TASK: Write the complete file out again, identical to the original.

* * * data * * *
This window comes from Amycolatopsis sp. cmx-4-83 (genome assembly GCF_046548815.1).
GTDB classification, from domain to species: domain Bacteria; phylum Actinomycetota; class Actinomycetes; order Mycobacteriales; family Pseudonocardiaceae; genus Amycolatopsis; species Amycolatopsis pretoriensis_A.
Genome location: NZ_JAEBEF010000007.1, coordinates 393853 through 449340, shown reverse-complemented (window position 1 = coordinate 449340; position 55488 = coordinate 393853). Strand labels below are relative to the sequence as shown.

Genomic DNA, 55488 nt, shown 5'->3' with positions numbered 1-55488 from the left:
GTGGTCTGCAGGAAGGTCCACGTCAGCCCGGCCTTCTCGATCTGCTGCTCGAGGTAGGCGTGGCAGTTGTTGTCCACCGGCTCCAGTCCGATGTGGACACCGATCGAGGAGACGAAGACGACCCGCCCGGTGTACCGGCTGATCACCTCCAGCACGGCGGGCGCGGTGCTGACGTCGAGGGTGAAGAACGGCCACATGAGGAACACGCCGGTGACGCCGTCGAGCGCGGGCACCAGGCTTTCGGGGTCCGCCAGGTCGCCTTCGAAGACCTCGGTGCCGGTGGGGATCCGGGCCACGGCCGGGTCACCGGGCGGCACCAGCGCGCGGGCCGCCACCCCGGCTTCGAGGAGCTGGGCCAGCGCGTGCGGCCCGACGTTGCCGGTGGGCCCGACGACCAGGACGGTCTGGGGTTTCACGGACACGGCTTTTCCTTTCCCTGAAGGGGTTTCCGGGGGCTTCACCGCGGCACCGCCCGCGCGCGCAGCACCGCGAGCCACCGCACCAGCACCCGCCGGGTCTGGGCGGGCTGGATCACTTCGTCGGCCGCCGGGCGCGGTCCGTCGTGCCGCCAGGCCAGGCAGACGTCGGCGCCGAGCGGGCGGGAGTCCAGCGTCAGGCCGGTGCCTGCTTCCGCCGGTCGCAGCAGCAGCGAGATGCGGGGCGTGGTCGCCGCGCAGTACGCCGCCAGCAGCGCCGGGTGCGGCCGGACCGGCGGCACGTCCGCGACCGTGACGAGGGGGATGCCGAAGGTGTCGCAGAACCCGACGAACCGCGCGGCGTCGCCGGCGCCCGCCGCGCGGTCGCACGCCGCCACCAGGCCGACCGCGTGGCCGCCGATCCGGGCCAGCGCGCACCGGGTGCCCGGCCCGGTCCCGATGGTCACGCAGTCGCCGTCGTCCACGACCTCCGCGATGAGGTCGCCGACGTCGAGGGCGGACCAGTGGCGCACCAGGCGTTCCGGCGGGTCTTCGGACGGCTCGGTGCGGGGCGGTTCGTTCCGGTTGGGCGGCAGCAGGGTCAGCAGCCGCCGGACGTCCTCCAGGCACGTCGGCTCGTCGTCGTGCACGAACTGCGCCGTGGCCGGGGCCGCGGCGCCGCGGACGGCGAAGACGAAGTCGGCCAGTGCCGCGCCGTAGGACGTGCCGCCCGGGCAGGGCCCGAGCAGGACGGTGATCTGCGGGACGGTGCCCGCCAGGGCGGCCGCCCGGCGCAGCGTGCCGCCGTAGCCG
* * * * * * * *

This window comes from Amycolatopsis sp. cmx-4-83 (genome assembly GCF_046548815.1).
GTDB classification, from domain to species: domain Bacteria; phylum Actinomycetota; class Actinomycetes; order Mycobacteriales; family Pseudonocardiaceae; genus Amycolatopsis; species Amycolatopsis pretoriensis_A.
Genome location: NZ_JAEBEF010000007.1, coordinates 393853 through 449340, shown reverse-complemented (window position 1 = coordinate 449340; position 55488 = coordinate 393853). Strand labels below are relative to the sequence as shown.

Genomic DNA, 55488 nt, shown 5'->3' with positions numbered 1-55488 from the left:
GTGGTCTGCAGGAAGGTCCACGTCAGCCCGGCCTTCTCGATCTGCTGCTCGAGGTAGGCGTGGCAGTTGTTGTCCACCGGCTCCAGTCCGATGTGGACACCGATCGAGGAGACGAAGACGACCCGCCCGGTGTACCGGCTGATCACCTCCAGCACGGCGGGCGCGGTGCTGACGTCGAGGGTGAAGAACGGCCACATGAGGAACACGCCGGTGACGCCGTCGAGCGCGGGCACCAGGCTTTCGGGGTCCGCCAGGTCGCCTTCGAAGACCTCGGTGCCGGTGGGGATCCGGGCCACGGCCGGGTCACCGGGCGGCACCAGCGCGCGGGCCGCCACCCCGGCTTCGAGGAGCTGGGCCAGCGCGTGCGGCCCGACGTTGCCGGTGGGCCCGACGACCAGGACGGTCTGGGGTTTCACGGACACGGCTTTTCCTTTCCCTGAAGGGGTTTCCGGGGGCTTCACCGCGGCACCGCCCGCGCGCGCAGCACCGCGAGCCACCGCACCAGCACCCGCCGGGTCTGGGCGGGCTGGATCACTTCGTCGGCCGCCGGGCGCGGTCCGTCGTGCCGCCAGGCCAGGCAGACGTCGGCGCCGAGCGGGCGGGAGTCCAGCGTCAGGCCGGTGCCTGCTTCCGCCGGTCGCAGCAGCAGCGAGATGCGGGGCGTGGTCGCCGCGCAGTACGCCGCCAGCAGCGCCGGGTGCGGCCGGACCGGCGGCACGTCCGCGACCGTGACGAGGGGGATGCCGAAGGTGTCGCAGAACCCGACGAACCGCGCGGCGTCGCCGGCGCCCGCCGCGCGGTCGCACGCCGCCACCAGGCCGACCGCGTGGCCGCCGATCCGGGCCAGCGCGCACCGGGTGCCCGGCCCGGTCCCGATGGTCACGCAGTCGCCGTCGTCCACGACCTCCGCGATGAGGTCGCCGACGTCGAGGGCGGACCAGTGGCGCACCAGGCGTTCCGGCGGGTCTTCGGACGGCTCGGTGCGGGGCGGTTCGTTCCGGTTGGGCGGCAGCAGGGTCAGCAGCCGCCGGACGTCCTCCAGGCACGTCGGCTCGTCGTCGTGCACGAACTGCGCCGTGGCCGGGGCCGCGGCGCCGCGGACGGCGAAGACGAAGTCGGCCAGTGCCGCGCCGTAGGACGTGCCGCCCGGGCAGGGCCCGAGCAGGACGGTGATCTGCGGGACGGTGCCCGCCAGGGCGGCCGCCCGGCGCAGCGTGCCGCCGTAGCCG